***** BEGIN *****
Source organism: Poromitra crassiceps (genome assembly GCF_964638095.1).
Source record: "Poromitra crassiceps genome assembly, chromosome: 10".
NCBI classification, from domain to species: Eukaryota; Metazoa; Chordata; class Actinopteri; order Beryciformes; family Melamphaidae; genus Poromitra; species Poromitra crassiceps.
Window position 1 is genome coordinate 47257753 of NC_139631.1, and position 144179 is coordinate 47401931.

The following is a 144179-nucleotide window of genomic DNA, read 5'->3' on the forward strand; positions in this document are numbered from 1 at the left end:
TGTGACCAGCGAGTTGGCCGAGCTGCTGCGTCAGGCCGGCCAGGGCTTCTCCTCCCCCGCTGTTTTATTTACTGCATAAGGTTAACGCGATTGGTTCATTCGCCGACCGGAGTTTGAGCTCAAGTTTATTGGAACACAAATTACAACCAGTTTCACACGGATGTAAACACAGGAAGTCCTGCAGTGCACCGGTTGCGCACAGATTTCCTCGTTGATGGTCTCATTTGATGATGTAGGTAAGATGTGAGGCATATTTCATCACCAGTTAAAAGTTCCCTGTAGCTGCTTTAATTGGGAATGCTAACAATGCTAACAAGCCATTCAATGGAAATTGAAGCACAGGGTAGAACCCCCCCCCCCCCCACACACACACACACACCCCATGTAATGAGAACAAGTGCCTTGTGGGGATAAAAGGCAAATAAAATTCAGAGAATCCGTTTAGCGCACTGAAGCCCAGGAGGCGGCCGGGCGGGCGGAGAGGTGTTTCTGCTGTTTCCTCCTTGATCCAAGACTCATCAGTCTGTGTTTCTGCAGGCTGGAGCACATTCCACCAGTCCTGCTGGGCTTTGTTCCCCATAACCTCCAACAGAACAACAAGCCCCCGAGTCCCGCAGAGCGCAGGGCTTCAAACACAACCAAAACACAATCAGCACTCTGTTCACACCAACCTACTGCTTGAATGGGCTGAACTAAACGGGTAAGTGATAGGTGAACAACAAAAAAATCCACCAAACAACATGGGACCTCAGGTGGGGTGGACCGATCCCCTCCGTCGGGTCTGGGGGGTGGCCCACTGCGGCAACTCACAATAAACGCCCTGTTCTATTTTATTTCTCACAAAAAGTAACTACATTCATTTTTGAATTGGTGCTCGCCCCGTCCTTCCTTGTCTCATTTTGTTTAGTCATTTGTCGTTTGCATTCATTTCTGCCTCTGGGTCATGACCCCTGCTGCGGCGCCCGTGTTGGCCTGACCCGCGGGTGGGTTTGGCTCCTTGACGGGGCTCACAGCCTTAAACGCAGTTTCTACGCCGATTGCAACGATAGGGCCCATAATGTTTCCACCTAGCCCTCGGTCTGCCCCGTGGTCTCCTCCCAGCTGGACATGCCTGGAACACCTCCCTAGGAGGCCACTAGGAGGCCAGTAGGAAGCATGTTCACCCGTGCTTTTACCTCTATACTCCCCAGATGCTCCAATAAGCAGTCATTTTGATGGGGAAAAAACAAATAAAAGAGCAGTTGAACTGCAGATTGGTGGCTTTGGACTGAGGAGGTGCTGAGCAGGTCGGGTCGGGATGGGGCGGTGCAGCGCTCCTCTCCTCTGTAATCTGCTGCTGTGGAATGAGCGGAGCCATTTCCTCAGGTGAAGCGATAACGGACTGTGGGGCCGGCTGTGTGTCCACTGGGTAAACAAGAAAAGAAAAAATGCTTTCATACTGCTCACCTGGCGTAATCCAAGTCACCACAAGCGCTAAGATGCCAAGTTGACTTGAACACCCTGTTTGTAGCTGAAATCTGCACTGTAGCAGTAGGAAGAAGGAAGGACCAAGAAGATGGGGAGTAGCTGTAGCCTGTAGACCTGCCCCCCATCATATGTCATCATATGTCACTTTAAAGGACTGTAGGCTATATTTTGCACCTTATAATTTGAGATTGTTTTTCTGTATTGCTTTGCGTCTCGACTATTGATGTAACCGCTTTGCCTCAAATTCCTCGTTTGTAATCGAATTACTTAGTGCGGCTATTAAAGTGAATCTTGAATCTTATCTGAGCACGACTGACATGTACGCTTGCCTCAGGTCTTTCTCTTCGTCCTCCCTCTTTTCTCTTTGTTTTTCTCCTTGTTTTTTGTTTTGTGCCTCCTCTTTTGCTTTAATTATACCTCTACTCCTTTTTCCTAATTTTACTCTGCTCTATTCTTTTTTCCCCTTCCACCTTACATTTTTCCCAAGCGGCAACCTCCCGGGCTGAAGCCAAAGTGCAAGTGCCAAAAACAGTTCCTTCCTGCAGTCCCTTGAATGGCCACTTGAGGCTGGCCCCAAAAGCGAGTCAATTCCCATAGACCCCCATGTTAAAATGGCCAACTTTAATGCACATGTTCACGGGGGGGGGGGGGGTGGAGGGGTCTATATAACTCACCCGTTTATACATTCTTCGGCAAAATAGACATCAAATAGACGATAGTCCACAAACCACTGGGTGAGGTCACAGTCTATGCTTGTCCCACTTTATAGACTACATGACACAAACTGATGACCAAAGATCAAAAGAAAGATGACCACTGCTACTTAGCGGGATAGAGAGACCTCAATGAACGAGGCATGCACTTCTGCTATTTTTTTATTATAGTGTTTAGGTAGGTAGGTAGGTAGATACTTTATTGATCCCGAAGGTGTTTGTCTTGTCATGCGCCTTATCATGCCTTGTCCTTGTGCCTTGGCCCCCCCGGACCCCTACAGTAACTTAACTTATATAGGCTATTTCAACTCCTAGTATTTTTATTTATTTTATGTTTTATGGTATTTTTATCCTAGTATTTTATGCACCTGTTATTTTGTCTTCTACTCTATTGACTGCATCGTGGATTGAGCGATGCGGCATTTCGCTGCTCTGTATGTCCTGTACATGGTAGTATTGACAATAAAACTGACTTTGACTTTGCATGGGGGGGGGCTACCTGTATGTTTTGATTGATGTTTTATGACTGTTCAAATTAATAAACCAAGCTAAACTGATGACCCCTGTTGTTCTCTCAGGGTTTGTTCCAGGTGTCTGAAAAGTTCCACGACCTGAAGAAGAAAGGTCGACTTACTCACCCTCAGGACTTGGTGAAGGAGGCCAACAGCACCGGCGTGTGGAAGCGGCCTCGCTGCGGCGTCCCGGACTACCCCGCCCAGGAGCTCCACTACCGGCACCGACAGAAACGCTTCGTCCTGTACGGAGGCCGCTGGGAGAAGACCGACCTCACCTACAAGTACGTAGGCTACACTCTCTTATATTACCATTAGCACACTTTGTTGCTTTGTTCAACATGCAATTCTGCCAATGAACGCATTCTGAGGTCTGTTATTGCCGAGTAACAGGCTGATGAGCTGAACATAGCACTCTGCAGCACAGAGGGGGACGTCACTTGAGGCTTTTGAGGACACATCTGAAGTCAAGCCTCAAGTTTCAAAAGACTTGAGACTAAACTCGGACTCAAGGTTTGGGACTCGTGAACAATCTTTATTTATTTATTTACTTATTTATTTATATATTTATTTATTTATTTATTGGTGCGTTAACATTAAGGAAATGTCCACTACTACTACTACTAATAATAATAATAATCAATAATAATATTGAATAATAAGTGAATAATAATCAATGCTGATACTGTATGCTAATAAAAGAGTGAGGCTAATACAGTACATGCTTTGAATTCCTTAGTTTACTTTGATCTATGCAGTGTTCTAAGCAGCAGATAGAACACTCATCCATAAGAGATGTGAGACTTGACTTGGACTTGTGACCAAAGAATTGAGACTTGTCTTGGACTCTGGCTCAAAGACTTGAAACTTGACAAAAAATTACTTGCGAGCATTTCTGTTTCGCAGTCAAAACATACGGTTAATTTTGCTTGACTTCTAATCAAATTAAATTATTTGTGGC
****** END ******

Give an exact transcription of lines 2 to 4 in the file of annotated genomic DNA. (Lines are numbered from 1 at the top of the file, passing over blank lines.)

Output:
Source record: "Poromitra crassiceps genome assembly, chromosome: 10".
NCBI classification, from domain to species: Eukaryota; Metazoa; Chordata; class Actinopteri; order Beryciformes; family Melamphaidae; genus Poromitra; species Poromitra crassiceps.
Window position 1 is genome coordinate 47257753 of NC_139631.1, and position 144179 is coordinate 47401931.